(15) – Getting ready to say ‘Goodbye, Havana’…

Hotel Habana Libre, Saturday, April 16, 2005, 9:51 am

So my stay in the Cuban capital is rapidly coming to a close. Even the good weather seems to have taken leave. This morning it clouded over, followed by an intense downpour and now the sky is grey and the wind is blowing strongly. Unless the weather improves, I think it´s going to be a day for a museum or a movie and for letting this Cuban adventure come to a slow and gentle close.

Walking along the famous Malecon.

These last 2 or so weeks have truly been a defining experience. I have never before travelled to a developing country, and I have never travelled by myself in this way. Moreover, I have never consciously immersed myself in a foreign culture as I have here. I spent more than two weeks studying at a local university and spending time and interacting with Cuban people as much as possible. I have been reading Cuban books, listening to Cuban music, watching a little bit of Cuban TV (also an interesting experience) and immersed myself in Cuban life as much as I could.

The Neptune Statue with the Christo de La Habana in the background.

I think in the 2 weeks that I´ve been here I´ve learned a tremendous amount about this strange and beautiful country. I have been exposed to its politics, its history, its architecture, landscape and music, its street life and its people. I have made a concerted effort to open myself up and pursue my curiosity and ask questions wherever possible. It´s been intense, to say the least, and it feels like I am going to need 2 or 3 solids days to reacclimatize myself when I get back to Toronto. The environment is so different from what I am used to that it has really rattled my brain.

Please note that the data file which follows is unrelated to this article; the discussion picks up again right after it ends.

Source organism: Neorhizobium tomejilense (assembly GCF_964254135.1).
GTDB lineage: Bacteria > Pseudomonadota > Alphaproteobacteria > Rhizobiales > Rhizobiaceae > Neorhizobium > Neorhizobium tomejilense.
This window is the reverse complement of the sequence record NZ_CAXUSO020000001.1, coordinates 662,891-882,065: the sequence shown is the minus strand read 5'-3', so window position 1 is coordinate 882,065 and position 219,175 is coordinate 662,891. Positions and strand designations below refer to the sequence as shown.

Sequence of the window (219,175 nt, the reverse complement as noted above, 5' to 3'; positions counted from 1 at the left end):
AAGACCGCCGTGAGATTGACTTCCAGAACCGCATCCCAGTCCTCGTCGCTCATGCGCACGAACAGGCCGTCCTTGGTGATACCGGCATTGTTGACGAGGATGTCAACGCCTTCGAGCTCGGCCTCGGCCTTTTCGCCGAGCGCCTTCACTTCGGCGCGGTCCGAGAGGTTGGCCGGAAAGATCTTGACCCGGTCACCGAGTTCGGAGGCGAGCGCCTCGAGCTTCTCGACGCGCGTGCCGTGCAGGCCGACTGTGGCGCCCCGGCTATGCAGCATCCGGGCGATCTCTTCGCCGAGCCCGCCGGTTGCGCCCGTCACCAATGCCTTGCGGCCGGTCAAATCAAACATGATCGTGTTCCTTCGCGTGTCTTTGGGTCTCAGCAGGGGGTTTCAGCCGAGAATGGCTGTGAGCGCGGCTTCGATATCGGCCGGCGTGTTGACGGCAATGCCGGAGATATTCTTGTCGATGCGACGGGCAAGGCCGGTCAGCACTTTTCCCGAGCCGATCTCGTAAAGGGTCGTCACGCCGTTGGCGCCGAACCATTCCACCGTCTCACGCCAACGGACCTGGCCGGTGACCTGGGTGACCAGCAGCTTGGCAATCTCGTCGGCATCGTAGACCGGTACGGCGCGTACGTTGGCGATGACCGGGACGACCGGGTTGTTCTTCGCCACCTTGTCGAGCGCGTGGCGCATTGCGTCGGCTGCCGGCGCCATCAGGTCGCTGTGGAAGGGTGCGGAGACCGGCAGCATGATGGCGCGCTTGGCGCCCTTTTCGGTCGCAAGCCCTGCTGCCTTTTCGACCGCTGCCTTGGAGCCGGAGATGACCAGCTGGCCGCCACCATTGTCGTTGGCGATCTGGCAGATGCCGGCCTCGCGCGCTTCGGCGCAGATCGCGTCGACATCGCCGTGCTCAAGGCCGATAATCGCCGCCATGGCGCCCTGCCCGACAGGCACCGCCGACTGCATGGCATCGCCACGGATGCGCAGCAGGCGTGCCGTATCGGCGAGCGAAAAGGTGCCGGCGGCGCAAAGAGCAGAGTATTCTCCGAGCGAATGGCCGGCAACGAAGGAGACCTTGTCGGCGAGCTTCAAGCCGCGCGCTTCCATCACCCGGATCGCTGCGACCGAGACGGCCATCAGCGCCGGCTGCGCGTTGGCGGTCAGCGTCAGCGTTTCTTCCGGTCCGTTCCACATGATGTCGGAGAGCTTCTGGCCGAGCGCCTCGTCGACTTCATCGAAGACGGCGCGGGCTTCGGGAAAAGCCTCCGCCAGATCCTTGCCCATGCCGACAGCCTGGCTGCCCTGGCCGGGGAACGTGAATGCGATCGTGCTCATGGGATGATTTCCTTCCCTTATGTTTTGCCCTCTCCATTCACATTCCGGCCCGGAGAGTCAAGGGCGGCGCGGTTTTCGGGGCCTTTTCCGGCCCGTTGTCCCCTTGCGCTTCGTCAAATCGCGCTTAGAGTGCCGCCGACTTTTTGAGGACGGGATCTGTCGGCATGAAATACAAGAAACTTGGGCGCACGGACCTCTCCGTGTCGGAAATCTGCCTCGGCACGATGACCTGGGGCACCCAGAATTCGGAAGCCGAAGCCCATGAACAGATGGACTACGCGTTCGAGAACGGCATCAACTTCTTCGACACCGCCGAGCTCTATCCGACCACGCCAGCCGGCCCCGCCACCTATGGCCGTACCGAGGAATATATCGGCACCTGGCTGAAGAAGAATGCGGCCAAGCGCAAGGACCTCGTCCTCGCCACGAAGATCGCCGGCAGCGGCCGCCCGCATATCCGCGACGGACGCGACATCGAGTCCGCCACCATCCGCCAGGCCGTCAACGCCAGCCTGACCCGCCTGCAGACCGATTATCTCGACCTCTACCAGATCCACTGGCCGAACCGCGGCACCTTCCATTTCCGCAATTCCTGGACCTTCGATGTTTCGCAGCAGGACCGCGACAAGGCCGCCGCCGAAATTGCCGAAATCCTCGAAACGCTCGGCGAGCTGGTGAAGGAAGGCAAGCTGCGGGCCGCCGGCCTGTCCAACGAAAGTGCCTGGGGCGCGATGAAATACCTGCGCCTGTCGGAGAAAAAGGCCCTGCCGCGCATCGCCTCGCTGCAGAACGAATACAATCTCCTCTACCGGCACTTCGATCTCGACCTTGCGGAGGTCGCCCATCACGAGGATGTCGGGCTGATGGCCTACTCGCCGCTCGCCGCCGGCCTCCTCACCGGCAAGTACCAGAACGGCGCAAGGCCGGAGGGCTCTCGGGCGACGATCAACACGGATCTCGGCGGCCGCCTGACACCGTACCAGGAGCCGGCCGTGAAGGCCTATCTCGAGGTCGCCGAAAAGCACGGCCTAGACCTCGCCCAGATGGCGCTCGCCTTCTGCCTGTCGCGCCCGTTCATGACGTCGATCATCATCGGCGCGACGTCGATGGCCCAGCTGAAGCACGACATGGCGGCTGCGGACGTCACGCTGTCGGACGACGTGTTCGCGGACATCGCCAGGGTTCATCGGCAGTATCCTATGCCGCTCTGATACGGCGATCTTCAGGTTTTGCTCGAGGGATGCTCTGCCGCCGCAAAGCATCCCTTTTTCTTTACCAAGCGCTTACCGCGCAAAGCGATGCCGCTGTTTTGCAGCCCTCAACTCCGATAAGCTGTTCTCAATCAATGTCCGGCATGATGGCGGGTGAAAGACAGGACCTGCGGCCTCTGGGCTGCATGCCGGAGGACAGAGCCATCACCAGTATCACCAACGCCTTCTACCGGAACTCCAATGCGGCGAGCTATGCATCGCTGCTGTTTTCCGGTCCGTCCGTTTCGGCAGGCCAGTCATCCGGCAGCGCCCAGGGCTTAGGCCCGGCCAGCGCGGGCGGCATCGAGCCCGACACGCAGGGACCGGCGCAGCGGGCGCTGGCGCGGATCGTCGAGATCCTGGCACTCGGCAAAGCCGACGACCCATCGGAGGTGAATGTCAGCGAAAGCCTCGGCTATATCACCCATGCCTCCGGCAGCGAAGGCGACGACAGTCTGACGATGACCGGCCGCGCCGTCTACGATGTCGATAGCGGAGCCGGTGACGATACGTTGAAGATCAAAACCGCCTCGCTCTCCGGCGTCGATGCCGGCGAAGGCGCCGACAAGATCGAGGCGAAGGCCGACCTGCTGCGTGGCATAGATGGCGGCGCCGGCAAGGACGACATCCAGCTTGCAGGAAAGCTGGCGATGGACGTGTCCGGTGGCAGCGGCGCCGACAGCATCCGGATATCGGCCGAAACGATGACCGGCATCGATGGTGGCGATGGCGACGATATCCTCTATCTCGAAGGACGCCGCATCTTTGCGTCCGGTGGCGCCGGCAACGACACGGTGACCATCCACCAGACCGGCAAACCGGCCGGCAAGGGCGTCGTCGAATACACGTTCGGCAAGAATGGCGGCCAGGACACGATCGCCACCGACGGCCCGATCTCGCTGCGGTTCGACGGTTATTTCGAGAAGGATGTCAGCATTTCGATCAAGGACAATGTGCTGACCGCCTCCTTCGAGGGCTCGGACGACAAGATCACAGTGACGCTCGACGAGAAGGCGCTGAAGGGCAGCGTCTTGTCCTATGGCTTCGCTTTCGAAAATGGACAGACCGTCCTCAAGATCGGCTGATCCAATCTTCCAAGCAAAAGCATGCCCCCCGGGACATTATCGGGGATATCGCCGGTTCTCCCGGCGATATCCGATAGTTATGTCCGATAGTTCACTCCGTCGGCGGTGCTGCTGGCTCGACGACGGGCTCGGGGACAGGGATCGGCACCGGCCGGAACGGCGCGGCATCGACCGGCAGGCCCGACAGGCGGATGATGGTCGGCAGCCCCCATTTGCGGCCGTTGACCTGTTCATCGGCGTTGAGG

New friendships have been formed, with professors from the university and with some of my language study colleagues from around the world. Last, but definitely not least, I have to thank my local friend Pedro for spending a lot of time with me, showing me the local sights, explaining the local culture to me (and also for protecting me from the continuous onslaught of male attention that female travellers are constantly exposed to). More appreciation goes out to Pedro´s family who have received me in their home like a long-lost friend or distant cousin.

Most importantly, I have gained an appreciation of the things that define Cuba (especially the Cuban enjoyment of life, their close family relationships and their ability to make do and be happy with very little), and at the same time I have gained a new appreciation of what I have at home.

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